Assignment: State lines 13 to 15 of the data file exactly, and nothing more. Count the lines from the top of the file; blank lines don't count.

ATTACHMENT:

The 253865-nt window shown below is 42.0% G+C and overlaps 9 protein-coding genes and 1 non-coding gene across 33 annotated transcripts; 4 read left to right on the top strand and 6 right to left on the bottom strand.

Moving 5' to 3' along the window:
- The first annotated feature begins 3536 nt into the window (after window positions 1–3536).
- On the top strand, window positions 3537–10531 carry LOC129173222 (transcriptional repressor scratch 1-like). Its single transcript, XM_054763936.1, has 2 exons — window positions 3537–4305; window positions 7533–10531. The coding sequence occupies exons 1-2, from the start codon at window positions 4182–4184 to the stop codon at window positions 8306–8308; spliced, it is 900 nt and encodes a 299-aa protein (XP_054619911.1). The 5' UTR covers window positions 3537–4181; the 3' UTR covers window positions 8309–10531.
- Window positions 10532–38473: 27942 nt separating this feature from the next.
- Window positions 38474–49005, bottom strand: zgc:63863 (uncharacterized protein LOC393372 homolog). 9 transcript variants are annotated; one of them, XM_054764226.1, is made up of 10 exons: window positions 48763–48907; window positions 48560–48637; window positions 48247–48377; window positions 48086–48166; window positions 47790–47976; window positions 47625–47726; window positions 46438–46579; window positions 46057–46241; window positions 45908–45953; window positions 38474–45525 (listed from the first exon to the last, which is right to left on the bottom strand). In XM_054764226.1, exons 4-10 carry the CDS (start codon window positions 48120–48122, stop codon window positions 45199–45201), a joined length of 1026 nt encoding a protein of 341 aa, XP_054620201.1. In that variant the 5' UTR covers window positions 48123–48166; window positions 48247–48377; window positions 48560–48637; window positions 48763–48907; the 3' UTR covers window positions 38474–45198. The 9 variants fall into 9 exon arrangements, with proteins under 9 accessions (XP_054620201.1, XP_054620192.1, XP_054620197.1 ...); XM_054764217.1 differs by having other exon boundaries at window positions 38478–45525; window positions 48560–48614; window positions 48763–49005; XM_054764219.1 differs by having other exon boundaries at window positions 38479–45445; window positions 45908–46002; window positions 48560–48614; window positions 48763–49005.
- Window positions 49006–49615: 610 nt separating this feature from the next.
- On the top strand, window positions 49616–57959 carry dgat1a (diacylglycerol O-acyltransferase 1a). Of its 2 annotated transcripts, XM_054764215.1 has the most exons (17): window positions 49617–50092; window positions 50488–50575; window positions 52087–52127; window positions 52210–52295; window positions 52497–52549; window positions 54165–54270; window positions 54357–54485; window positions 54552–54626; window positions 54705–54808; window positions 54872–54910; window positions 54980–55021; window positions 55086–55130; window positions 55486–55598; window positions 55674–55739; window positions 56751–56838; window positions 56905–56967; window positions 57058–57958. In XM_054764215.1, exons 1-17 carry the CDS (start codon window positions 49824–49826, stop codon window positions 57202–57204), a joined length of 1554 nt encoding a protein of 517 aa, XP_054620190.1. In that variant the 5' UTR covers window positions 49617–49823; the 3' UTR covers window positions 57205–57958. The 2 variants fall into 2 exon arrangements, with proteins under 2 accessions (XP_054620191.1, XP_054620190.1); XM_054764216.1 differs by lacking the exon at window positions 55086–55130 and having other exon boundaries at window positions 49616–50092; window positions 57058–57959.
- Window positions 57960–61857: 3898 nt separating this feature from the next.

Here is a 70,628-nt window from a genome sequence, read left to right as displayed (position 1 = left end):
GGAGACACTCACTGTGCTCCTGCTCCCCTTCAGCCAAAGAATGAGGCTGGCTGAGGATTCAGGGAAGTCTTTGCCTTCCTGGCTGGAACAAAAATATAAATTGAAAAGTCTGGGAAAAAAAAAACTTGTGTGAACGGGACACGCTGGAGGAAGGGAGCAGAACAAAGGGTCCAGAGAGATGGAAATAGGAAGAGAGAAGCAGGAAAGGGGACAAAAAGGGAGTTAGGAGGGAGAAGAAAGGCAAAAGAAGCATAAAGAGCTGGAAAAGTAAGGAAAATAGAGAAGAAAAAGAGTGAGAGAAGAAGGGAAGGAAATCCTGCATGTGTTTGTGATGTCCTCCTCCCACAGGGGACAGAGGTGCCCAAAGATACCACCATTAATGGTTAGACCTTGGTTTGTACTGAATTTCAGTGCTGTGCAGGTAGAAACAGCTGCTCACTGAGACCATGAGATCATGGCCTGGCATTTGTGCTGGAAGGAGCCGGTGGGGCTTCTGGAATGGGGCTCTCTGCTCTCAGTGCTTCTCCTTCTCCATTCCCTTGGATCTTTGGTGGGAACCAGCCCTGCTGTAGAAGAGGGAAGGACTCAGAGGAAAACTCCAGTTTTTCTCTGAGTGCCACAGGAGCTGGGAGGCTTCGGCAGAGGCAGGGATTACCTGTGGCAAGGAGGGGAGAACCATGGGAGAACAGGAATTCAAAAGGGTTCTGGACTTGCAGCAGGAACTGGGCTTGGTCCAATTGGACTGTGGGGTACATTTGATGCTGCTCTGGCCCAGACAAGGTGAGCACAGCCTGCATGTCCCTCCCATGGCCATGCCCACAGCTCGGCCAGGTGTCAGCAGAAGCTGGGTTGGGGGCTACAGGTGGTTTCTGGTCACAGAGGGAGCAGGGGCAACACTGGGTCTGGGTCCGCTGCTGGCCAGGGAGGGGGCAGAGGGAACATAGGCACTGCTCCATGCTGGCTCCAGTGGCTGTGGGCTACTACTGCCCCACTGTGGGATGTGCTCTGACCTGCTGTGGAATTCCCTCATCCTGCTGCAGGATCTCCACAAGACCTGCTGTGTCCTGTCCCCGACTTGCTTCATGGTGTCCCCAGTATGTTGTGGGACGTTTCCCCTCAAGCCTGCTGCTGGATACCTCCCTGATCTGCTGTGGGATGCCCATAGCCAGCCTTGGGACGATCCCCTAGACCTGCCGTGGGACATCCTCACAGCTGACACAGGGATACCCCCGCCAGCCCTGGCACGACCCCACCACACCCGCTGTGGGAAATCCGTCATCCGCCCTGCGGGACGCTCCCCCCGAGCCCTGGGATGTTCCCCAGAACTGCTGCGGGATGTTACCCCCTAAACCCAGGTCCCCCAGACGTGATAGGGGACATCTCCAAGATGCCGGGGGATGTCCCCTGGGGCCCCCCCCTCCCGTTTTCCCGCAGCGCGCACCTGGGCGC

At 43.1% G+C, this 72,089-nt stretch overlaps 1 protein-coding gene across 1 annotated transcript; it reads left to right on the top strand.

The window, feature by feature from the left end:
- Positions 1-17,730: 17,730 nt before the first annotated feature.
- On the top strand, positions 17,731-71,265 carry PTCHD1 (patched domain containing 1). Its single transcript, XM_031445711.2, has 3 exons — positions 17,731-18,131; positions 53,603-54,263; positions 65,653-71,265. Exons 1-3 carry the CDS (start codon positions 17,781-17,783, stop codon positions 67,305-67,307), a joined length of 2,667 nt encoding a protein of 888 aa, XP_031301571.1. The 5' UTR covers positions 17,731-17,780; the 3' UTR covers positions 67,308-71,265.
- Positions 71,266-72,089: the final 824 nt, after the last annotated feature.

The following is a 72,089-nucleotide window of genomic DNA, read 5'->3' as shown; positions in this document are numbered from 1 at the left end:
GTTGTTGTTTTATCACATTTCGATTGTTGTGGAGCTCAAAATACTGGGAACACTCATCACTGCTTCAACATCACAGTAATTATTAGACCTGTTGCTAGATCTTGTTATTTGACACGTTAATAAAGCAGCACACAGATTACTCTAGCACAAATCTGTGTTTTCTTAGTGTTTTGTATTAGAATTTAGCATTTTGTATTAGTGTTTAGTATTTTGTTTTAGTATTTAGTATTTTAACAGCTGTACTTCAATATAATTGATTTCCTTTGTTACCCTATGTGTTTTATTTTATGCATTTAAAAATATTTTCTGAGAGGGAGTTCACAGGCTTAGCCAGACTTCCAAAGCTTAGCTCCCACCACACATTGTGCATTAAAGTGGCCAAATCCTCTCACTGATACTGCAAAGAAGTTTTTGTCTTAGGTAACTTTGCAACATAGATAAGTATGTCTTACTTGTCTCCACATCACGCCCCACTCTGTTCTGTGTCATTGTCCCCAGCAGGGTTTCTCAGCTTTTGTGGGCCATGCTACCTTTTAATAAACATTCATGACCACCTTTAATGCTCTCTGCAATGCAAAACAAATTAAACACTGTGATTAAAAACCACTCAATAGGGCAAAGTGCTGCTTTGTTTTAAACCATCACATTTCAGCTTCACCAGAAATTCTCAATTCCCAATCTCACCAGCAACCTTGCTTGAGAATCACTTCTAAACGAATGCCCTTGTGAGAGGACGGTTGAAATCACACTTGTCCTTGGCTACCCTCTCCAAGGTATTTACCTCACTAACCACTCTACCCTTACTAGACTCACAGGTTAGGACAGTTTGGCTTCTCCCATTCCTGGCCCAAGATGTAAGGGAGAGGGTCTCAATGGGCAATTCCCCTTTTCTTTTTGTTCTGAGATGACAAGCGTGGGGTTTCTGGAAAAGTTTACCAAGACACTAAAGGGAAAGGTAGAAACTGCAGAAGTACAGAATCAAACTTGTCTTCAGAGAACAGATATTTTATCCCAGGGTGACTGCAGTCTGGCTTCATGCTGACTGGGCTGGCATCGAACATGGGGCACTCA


The window, feature by feature from the left end:
- Positions 1-17,730: 17,730 nt before the first annotated feature.
- On the top strand, positions 17,731-71,265 carry PTCHD1 (patched domain containing 1). Its single transcript, XM_031445711.2, has 3 exons — positions 17,731-18,131; positions 53,603-54,263; positions 65,653-71,265. Exons 1-3 carry the CDS (start codon positions 17,781-17,783, stop codon positions 67,305-67,307), a joined length of 2,667 nt encoding a protein of 888 aa, XP_031301571.1. The 5' UTR covers positions 17,731-17,780; the 3' UTR covers positions 67,308-71,265.